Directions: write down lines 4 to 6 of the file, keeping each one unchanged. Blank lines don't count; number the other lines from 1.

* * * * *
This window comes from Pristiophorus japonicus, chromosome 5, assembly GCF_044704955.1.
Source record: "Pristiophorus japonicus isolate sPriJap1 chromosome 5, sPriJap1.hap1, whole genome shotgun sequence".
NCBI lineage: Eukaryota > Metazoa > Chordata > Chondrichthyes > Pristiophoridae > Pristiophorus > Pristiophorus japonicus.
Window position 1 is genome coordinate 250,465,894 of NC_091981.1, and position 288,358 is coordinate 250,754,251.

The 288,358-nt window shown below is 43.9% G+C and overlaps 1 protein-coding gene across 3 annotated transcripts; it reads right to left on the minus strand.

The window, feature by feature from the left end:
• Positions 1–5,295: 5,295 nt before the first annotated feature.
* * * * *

Window position 1 is genome coordinate 250,465,894 of NC_091981.1, and position 288,358 is coordinate 250,754,251.

The 288,358-nt window shown below is 43.9% G+C and overlaps 1 protein-coding gene across 3 annotated transcripts; it reads right to left on the minus strand.

The window, feature by feature from the left end: